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Glass coloured print

  • Place of origin:

    Great Britain (made)

  • Artist/Maker:

    Unknown (maker)

  • Credit Line:

    Given by Teddy Dawe

  • Museum number:

    E.604-1997

  • Gallery location:

    Prints & Drawings Study Room, level D, case 93, shelf 8

This is a glass print, sometimes called a glass picture. Its maker had to soak a black and white print in water, stick it face down onto the back of a sheet of glass, rub most of the paper away from the back leaving a thin transparent layer of paper and the ink making the image. The next stage was to colour the image from the back in oil colours. This was then fitted into a frame and the buyer could then hang it up on his or her wall straight away. Because the print is stuck to the back of the glass, if the glass gets cracked or broken, it cannot be replaced.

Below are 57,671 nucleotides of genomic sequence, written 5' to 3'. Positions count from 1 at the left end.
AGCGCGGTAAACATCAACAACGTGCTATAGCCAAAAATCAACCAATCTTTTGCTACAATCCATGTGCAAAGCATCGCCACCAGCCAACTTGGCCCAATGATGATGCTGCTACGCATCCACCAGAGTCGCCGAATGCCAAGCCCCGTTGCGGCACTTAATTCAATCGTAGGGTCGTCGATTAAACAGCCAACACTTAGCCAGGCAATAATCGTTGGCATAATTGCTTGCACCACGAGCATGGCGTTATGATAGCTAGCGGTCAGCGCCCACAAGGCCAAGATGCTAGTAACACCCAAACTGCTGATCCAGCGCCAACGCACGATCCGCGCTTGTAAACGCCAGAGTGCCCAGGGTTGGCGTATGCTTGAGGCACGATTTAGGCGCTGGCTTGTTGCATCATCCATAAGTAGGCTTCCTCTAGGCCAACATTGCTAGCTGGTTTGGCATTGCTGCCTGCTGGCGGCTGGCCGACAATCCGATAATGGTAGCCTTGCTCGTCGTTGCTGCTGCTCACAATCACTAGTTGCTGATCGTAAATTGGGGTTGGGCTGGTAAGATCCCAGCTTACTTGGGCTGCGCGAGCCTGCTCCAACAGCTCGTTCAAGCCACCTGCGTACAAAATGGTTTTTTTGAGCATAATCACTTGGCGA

English writers of artists' manuals describe how to make glass prints from the 1680s onwards. The period of their greatest popularity was from about 1760 to 1790. Much of the appeal of glass prints to shoppers was their relative cheapness compared to framed oil of watercolour paintings, which were entirely painted by hand. Glass prints were clearly made on a commercial basis, because certain prints on paper are regularly found turned into glass prints.

Place of Origin

Great Britain (made)

Artist/maker

Unknown (maker)

Object history note

RP No. 96/1175

Descriptive line

Framed glass picture - Lady Fenoulhet

Materials

Glass; Printing ink; Pigments

Techniques

Hand-colouring

Categories

Prints; Frames

Collection

Prints, Drawings & Paintings Collection

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